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Kathleen Wynne, a candidate for the leadership of the Ontario Liberal Party, takes part in a debate at a Canadian Club luncheon in Toronto on Dec 6 2012.Fred Lum/The Globe and Mail

Liberal leadership candidates in Ontario emerged from their latest debate sharply divided over Premier Dalton McGuinty's cornerstone green energy policies.

Kathleen Wynne, a front runner in the race to succeed Mr. McGuinty, was among those who defended a policy designed to replace the province's emission-spewing, coal-fired electricity plants with cleaner sources of energy and create jobs in a province grappling with a shrinking manufacturing sector.

Ms. Wynne said the seven candidates, all former cabinet ministers in the McGuinty government, would not even be debating the topic if the Liberals had not had the vision to stake the province's economic future on building a renewable energy sector.

"I acknowledge the concerns and mistakes that may have been made," Ms. Wynne said at an all-candidates debate in Ottawa on Tuesday evening. "But we took a leap to create a green economy. I don't think any other party would have done that."

Gerard Kennedy and Eric Hoskins also said Liberals should be proud of the fact that the McGuinty government is on track to phase out Ontario's coal-fired plants by 2014, a move they said has gone a long way to clean up the province's air.

Closing the coal-fired plants – a pledge first made by Mr. McGuinty during the 2003 provincial election campaign – may have been the right idea, said Glen Murray. But he sharply criticized Mr. McGuinty over the execution of the policy and for not consulting with rural communities opposed to having wind turbines in their backyards.

"We can't just get it half right," Mr. Murray said. "We didn't listen to our MPPs. I dare say, if we had done that we wouldn't be having problems."

The manner in which Mr. McGuinty pulled the plug on two gas-fired power plants slated for Oakville and Mississauga shows why the Liberals need to put all cabinet ministers and MPPs in charge of government. Mr. Murray and other candidates have said too many policy decisions were made in the Premier's Office without consultation.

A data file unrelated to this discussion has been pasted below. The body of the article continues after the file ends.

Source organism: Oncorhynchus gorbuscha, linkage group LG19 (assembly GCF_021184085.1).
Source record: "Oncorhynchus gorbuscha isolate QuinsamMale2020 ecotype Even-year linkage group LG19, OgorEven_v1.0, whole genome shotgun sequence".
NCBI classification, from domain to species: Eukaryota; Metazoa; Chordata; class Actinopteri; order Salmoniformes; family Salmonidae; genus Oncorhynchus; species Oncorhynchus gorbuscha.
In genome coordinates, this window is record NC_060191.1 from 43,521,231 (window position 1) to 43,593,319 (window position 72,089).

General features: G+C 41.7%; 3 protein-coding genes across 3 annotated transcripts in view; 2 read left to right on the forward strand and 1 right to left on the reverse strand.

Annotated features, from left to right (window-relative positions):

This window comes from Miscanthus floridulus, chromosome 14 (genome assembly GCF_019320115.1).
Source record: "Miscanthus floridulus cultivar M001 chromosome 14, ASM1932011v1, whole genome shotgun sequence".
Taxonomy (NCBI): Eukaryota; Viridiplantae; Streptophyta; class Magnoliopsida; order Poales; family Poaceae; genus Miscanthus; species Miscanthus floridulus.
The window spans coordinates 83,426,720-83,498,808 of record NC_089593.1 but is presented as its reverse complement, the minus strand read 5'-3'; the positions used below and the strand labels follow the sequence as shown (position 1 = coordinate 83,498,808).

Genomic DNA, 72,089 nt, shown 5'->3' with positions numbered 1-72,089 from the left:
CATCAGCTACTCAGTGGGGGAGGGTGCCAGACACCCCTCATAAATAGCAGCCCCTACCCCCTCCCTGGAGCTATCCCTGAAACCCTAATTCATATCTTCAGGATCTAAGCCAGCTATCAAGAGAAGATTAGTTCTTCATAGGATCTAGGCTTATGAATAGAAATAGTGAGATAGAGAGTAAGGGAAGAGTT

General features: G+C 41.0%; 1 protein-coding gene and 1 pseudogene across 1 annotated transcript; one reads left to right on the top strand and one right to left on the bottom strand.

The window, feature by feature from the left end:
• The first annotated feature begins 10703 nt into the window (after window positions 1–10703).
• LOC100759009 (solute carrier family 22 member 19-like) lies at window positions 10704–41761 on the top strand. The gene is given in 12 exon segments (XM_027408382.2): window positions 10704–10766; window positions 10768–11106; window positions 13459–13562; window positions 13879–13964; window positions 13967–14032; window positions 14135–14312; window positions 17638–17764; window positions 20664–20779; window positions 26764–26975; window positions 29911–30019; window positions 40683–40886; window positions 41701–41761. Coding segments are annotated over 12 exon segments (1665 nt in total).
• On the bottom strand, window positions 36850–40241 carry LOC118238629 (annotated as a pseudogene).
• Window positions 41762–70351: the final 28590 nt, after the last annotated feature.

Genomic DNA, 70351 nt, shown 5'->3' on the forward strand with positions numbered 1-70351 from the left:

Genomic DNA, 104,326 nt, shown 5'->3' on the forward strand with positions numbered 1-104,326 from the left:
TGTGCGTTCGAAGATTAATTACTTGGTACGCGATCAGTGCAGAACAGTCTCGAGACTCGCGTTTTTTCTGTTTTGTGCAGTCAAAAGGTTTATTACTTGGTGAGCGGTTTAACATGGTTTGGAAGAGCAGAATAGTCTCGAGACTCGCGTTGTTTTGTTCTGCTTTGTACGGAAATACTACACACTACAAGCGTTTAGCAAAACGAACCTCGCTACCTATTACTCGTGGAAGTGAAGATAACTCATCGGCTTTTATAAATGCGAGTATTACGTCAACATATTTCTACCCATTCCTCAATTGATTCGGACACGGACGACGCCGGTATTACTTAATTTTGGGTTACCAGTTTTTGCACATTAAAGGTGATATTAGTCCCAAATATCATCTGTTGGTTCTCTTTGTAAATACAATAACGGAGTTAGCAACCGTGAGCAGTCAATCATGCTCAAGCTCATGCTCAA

Charles Sousa said he fought the gas-fired plant slated for Mississauga right from the get-go. "I opposed it because it was literally a stone's throw away from people's homes," he said.

Mr. McGuinty ultimately cancelled the power plant during the provincial election campaign in the fall of 2011, after construction had started.

Sandra Pupatello, also a front runner, said the Liberals need a leader who will stand up and defend the green energy act by pointing to all the jobs created in Ontario since the government began offering incentives to companies to build wind and solar power.

"We put Ontario on the map internationally as a green energy jurisdiction," Ms. Pupatello said. But the green energy policies have become a "yolk" for the governing Liberals, she said, and that has to change.

But Ms. Pupatello also acknowledged that the government's implementation of the green energy policies was "less than stellar."

She said the Liberals need to learn a lesson from what didn't work and make sure they do a better job of listening to grassroots members of the party.

The last time the party held an ideas conference was before the Liberals came to power in 2003, Ms. Pupatello said.

"We weren't the government, but we were acting like one and we were reaching out to Liberals for great ideas," she said.

Harinder Takhar questioned why the Liberals would even push ahead with any new energy projects, given that the province has a surplus of electricity.